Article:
5. The myth of the New Ireland was the simple, Catholic lives of the peasantry, redolent of folklore and poetry. The reality that Irish peasants for the most part lived desperately poor, often violent, lives was not to be admitted.
The Land War was an alliance of Fenians like Davitt, Agrarian activists (often in secret societies), and town-based or urban men of property, who would often be the new elite, with their sons obtaining college degrees from the new Irish Universities. So pervasive was this Social Revolution that the 1919 to 1921 War of Independence did not displace it, it only confirmed it. The Ireland of 1924, one of conservative Catholic middle class or small farmers, bound to a local elite and the Catholic Church, was visibly the same as the Ireland of 1914 over most of the country.

That social system persisted into the 1980s - it could be argued that it's last "kick" was defeating the Divorce Referendum of 1986, where concerns about the transfer of land ownership to divorced spouses probably defeated the proposal.
 
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McTell

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My timeframe would be more 1840s-1960s, from the famine to Lemass.

The famine cleared away the cottier class, and the land war the landlords. You will see Dail questions about which "estate" would be divided all the way up to the 1960s.

My family benefitted, but I wonder if they might have done better in americay.

Davitt wanted land to be publicly owned and rented out to farmers, where the state would become the landlord. There was no mileage in that, and no votes.

Most of the hardship was caused by tenants bidding too high a price for land, and then losing all in a bad harvest. Others rented land so they could say they had it, in a sort of one-up-manship game, but didn't farm it well.

But the surprise is that it was the tories who made it happen in 1903.
 

Dame_Enda

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The reality of the situation is that the abolition of landlordism is largely responsible for the land ownership structure in Ireland today (at least in rural Ireland). Landlordism remains an issue in the Scottish Highlands, where certain feudals privileges were only abolished by the Scottish Parliament a few years ago. Landlordism allowed petty tyrants like the Countess of Sutherland to expel her tenants in the Highland Clearances.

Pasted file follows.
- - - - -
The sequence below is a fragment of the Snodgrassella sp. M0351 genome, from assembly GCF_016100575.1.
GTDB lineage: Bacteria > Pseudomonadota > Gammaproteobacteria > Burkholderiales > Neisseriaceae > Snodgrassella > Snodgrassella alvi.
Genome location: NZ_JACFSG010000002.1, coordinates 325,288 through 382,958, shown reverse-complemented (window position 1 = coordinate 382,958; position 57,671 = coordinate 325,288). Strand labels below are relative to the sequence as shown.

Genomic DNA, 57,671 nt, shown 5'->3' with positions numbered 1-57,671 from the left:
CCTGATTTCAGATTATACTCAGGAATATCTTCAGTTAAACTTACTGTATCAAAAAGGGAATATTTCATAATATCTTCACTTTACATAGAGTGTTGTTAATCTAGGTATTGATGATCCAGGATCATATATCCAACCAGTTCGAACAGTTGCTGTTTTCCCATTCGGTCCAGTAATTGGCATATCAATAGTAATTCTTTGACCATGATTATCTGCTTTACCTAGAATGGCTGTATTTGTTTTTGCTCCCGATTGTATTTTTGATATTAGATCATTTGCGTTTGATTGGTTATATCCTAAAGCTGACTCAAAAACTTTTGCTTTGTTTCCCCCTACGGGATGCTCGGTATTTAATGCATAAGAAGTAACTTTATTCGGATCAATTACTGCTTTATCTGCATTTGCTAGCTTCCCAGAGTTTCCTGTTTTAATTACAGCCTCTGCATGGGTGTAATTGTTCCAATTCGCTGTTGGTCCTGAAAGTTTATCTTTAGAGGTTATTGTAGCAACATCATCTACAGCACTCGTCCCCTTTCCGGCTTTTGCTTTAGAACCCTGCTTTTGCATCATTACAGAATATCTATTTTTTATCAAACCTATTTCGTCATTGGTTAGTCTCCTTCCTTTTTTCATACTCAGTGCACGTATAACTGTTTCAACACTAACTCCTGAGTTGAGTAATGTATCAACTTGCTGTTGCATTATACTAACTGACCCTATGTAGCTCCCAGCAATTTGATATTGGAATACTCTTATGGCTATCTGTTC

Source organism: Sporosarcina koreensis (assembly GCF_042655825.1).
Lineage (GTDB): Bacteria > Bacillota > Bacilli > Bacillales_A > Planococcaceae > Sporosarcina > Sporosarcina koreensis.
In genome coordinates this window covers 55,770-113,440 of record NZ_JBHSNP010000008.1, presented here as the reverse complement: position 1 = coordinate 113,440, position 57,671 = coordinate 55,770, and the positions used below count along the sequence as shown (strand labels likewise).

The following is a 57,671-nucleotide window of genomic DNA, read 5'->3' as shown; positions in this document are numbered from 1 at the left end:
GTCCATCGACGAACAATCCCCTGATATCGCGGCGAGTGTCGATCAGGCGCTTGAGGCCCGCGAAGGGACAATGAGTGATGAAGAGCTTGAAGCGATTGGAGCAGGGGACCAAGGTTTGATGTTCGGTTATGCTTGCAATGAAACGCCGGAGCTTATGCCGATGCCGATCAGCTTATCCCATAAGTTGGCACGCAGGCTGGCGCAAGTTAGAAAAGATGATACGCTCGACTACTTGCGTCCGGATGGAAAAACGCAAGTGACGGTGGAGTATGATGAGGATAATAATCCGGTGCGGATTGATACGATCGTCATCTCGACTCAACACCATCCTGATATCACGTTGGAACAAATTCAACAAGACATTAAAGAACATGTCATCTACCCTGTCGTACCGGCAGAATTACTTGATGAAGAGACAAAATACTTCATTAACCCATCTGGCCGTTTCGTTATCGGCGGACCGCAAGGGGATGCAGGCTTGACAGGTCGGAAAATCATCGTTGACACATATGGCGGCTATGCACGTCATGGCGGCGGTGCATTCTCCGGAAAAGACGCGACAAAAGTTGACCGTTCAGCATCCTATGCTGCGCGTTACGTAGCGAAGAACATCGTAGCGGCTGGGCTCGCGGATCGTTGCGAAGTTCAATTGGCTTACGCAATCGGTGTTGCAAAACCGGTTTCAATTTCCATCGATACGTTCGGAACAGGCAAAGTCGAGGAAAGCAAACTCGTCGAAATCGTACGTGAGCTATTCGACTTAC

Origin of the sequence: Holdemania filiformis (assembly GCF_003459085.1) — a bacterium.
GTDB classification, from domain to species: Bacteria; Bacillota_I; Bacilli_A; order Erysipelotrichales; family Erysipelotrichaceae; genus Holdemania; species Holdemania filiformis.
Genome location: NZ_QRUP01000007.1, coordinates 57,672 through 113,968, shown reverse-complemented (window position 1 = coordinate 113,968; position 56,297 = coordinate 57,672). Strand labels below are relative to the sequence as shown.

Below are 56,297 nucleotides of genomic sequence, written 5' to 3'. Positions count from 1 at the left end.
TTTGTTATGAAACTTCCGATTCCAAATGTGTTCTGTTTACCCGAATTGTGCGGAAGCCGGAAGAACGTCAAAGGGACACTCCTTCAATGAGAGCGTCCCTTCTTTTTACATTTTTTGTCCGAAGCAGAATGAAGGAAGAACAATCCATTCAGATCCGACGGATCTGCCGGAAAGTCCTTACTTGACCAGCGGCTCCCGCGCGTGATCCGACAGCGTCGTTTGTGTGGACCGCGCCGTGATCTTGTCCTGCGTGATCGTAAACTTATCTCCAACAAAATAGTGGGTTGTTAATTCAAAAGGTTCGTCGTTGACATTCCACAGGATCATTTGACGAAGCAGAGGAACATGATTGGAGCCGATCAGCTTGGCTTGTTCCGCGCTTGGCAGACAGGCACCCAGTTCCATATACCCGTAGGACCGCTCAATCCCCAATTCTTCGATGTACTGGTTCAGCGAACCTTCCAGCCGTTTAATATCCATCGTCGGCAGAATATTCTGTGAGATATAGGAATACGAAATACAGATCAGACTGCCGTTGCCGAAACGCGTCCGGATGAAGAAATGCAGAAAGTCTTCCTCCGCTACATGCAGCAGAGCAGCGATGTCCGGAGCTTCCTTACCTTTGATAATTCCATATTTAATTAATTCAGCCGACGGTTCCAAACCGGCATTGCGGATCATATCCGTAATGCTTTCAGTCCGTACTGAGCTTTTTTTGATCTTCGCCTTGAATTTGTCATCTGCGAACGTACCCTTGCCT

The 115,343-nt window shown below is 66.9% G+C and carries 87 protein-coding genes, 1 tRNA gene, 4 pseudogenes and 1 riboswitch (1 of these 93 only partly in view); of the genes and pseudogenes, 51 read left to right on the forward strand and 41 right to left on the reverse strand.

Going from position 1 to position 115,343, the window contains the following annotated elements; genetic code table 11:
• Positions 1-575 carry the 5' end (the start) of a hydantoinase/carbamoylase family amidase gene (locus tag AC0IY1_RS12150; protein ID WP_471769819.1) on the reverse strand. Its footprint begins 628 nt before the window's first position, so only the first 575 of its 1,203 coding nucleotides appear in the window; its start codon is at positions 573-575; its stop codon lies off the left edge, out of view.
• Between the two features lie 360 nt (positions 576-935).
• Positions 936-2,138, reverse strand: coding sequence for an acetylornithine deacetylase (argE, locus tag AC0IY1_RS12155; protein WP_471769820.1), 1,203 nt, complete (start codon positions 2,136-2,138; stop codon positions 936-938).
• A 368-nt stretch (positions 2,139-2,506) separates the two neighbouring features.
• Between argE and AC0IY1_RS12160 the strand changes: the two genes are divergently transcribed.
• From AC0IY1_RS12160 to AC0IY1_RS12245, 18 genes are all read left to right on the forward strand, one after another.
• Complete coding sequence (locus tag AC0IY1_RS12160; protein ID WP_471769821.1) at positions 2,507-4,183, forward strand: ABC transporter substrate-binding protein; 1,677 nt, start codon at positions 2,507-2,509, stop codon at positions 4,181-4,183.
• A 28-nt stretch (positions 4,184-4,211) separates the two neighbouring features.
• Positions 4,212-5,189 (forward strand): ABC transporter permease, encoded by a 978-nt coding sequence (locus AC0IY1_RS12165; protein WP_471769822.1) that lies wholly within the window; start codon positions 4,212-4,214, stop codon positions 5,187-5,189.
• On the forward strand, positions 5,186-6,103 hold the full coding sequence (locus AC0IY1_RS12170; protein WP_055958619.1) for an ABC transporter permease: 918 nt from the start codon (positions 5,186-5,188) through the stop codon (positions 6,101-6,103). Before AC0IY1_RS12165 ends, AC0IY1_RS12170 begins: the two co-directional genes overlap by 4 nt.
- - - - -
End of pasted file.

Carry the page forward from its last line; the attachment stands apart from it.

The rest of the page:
owedtojoy

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The reality of the situation is that the abolition of landlordism is largely responsible for the land ownership structure in Ireland today (at least in rural Ireland). Landlordism remains an issue in the Scottish Highlands, where certain feudals privileges were only abolished by the Scottish Parliament a few years ago. Landlordism allowed petty tyrants like the Countess of Sutherland to expel her tenants in the Highland Clearances.
I understand that much of our legal system of regulating rent and properties are shaped by our experience of dispossession and malign landlords.

The Land Acts, the Land Commission and the Land Courts were a massive system of State intervention, unprecedented at the time, and with few parallels even today. It was mainly UK Liberal Governments who passed the legislated, which is why so many Irish towns have a Gladstone Street, but the last major one was from a Conservative Government.

Scotland did see parallel movements, with the big landowners trying to clear their land of poor tenants for deer and sheep. A similar phenomenon took place here, with an effort by larger farmers to acquire more land to raise beef or dairy cattle. Some of the later Land War agitation (up to 1910 and after) was directed against such "Ranching".

Modern revisions see problems with the outcome of the Land War. As the 20th Century moved on, it marooned families on small, non-viable holdings, forcing the high emigration of younger children that were a feature of the country for many years. Palliatives like the "Farmer's Dole" were either a grant to help families to live on the land, or a poverty trap, depending on your point of view.
 

Dame_Enda

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I understand that much of our legal system of regulating rent and properties are shaped by our experience of dispossession and malign landlords.